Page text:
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Thursday, February 17, 2011

Working Together

There's a phenomenon that we run into wherever we go in Local Foods Land. Picture it: An outfit that nobody ever heard of comes out of the blue and announces their Big Event Where They'll Explain How To Fix Local Foods. Folks who've been working on these complex issues for years, even decades, feel shut out and insulted. This happens on both local and regional scales. Nationally, this has been happening wherever Jamie Oliver goes with his “Food Revolution.” I've heard innumerable complaints from hard-working, long-suffering folks. They appreciate what he's doing, but feel that his attitude, and lack of involving prior efforts, is a slap in the face to them.

The flip side is also true. Newcomers with new ideas can feel shut out. We've experienced this ourselves: Even back in the planning stages, there were loud voices from some Sustainability Old Timers that we could never do what we were talking about- it was just plain wrong, not How Things Are Done. Who did we think we were? We're thankful for folks like the Land stewardship Project's Farm Beginnings instructors who encouraged us. There are still organizations that want nothing to do with us as presenters, while others can't get enough of us. Blessings on them both.

Anyone who's read the works of Saul Alinkski or other great organizers knows that these sorts of problems are common in any Social Change movement. Don't kid yourself- in the last few years Local Foods has gone from a fad indulged in by yuppies and others of the “Comfortable Class” to a for-real Movement. It's as much about Societal Reform as the Civil Rights, Environmental, or Antiwar Movements. Community gardens, all manner of urban farming, Farmers' Markets taking SNAP benefits, churches buying CSA shares for poor families, these and more prove that this is a revolution against a broken food system.

We've seen how the problems I started out describing are hurting the Movement. They waste our time, energy and resources. They sap enthusiasm from our souls. When we're fighting or snubbing each other, we're building NOTHING. We need to talk and work together, respectfully, with our eyes on the prize. Certainly, we need to feel ownership of what we're doing, but we shouldn't get proprietary.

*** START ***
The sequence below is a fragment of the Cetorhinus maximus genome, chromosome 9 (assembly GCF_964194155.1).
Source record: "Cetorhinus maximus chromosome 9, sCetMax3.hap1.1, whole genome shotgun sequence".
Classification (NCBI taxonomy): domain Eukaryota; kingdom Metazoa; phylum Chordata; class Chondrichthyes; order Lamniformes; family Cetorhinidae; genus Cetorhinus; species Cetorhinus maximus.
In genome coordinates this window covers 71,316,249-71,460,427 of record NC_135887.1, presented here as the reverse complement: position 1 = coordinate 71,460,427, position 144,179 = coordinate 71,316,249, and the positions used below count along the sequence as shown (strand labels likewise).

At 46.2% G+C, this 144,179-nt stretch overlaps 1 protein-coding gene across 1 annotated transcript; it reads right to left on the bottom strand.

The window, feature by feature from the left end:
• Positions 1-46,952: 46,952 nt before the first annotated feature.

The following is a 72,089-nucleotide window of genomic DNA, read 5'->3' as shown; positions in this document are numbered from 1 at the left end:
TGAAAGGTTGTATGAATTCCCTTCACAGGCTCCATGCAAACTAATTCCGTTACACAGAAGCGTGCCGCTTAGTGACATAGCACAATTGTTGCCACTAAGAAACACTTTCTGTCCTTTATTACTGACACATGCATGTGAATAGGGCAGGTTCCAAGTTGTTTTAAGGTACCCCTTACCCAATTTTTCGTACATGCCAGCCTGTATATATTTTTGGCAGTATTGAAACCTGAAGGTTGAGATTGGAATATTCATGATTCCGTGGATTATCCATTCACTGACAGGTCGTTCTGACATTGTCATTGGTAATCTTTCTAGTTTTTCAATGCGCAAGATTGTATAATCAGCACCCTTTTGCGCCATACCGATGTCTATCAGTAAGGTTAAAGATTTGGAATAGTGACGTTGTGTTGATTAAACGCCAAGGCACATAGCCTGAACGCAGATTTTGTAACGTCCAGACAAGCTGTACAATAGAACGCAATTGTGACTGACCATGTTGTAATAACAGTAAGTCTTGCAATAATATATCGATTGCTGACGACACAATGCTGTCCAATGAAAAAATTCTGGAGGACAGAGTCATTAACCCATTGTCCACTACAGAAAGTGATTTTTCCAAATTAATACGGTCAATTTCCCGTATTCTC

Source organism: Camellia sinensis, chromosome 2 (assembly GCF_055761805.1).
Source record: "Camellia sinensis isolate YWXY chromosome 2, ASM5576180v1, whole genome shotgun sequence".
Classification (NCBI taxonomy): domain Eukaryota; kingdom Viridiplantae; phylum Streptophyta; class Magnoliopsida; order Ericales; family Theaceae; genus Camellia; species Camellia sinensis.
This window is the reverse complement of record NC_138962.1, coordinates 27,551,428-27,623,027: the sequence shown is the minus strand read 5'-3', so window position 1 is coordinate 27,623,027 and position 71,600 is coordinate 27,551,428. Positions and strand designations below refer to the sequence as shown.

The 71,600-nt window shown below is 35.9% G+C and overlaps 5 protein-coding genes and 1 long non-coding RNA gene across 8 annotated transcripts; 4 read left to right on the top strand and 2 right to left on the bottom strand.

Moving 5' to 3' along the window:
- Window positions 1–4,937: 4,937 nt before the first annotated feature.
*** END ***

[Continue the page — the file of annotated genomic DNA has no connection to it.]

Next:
This doesn't mean that we need to move in lock step, all coordinated from on high by some central planning committee. I like John Michael Greer's word- dissensus. To be honest, none of us really knows what's going to work, so we need to each pursue our own visions and plans- but we can do that respectfully, purposefully and with coordination.

This isn't easy.

Another thing that I've noticed in Local Foods Land is many people of faith. They don't all have the same faith, but a shared concept of how things could and should be, embodied in whatever religious tradition works for them. I've sat at the table with Christians, Jews, Muslims, Buddhists, Wiccans, and Druids, even some radical Secular Humanists, and what we had in common was far more than what we disagreed about.

In fact, I don't believe that you can effectively work for change unless you feel you're “On a mission from God.” You need that moral compass when making hard choices. You need to feel that something bigger than you is backing you up when The Man says that you're nuts. You need to “hear that real, though far off, hymn that heralds the New Creation.”

As Shepherd Book said in Serenity, “I don't care what you believe. Just believe it!” I believe that we all have a huge task ahead of us. I believe that we'll hit both passive ignorance and active opposition. I believe that we must respectfully work together. I believe that we can do more than we think we can.

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